In general, any number of wireless networks may be deployed in a given geographic area. Each wireless network may support a particular radio access technology (RAT) and may operate on one or more frequencies. A RAT may also be referred to as a radio technology, an air interface, etc. A frequency may also be referred to as a carrier, a frequency channel, etc. Each frequency may support a single RAT in a given geographic area in order to avoid interference between wireless networks of different RATs. In some cases, NR or 5G RAT networks may be deployed.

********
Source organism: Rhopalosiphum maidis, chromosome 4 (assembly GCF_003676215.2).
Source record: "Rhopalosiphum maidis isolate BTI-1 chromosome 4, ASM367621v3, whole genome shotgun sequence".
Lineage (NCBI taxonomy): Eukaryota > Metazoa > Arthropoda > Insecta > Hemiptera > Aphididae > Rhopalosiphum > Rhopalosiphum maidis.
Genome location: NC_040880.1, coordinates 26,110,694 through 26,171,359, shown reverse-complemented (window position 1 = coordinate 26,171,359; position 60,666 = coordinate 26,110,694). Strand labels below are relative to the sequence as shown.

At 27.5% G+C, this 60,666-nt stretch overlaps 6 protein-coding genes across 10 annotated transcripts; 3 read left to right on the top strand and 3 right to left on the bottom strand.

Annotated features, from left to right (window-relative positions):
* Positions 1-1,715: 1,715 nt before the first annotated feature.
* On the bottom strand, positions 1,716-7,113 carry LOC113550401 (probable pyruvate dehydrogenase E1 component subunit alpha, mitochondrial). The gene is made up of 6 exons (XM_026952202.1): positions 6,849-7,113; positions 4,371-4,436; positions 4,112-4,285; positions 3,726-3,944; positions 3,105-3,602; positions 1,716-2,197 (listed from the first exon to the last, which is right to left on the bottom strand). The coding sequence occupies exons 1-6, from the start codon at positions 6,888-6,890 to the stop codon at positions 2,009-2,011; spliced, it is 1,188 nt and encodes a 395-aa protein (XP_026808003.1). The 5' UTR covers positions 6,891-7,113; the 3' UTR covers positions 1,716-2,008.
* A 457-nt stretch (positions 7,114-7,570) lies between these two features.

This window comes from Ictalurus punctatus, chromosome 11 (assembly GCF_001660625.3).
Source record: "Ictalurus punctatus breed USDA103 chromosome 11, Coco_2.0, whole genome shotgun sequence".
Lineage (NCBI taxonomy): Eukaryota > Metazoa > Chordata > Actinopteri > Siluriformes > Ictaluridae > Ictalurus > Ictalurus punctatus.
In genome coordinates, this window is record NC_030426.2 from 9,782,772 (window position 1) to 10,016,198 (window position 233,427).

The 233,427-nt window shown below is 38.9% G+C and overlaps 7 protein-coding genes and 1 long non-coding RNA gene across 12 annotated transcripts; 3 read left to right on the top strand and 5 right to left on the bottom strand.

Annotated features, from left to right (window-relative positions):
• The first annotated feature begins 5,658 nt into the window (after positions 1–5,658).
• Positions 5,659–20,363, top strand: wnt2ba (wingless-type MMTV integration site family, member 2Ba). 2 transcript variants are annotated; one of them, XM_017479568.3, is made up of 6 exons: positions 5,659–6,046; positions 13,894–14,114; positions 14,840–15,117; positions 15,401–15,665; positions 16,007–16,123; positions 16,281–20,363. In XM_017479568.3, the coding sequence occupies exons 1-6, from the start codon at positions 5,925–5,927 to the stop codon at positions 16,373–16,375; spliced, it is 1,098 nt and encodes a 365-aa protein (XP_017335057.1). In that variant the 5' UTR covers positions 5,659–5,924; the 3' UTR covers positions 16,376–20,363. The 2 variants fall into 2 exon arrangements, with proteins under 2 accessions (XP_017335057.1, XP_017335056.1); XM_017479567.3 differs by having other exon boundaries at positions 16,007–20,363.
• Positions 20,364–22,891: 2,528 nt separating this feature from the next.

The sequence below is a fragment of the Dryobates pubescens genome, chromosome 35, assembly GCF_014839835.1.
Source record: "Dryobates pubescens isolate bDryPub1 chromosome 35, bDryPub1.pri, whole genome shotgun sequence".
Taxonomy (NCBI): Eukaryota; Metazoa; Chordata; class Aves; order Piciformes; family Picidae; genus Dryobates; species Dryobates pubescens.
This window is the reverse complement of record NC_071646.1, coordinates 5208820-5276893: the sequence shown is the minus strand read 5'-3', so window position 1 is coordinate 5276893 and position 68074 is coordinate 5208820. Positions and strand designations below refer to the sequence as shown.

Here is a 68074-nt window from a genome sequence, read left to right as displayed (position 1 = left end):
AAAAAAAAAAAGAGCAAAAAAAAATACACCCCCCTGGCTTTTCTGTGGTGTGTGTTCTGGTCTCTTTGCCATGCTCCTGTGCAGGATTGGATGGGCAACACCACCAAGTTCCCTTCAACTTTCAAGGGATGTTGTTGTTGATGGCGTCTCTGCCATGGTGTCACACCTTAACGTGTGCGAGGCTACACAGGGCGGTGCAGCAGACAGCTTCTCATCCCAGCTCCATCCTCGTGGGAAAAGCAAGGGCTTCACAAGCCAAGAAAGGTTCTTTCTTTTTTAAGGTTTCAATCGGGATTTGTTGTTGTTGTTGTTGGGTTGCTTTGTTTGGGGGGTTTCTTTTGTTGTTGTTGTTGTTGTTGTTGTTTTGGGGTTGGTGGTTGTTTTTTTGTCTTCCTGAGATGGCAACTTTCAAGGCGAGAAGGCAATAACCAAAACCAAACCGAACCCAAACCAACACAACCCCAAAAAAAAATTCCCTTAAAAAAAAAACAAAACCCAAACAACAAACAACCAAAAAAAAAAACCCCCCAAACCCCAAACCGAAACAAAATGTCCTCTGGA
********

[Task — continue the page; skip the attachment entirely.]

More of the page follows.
A BS may provide communication coverage for a macro cell, a pico cell, a femto cell, and/or other types of cell. A macro cell may cover a relatively large geographic area (e.g., several kilometers in radius) and may allow unrestricted access by UEs with service subscription. A pico cell may cover a relatively small geographic area and may allow unrestricted access by UEs with service subscription. A femto cell may cover a relatively small geographic area (e.g., a home) and may allow restricted access by UEs having association with the femto cell (e.g., UEs in a Closed Subscriber Group (CSG), UEs for users in the home, etc.). A BS for a macro cell may be referred to as a macro BS. A BS for a pico cell may be referred to as a pico BS. A BS for a femto cell may be referred to as a femto BS or a home BS. In the example shown in FIG. 1, the BSs 110 a, 110 b and 110 c may be macro BSs for the macro cells 102 a, 102 b and 102 c, respectively. The BS 110 x may be a pico BS for a pico cell 102 x. The BSs 110 y and 110 z may be femto BS for the femto cells 102 y and 102 z, respectively. A BS may support one or multiple (e.g., three) cells.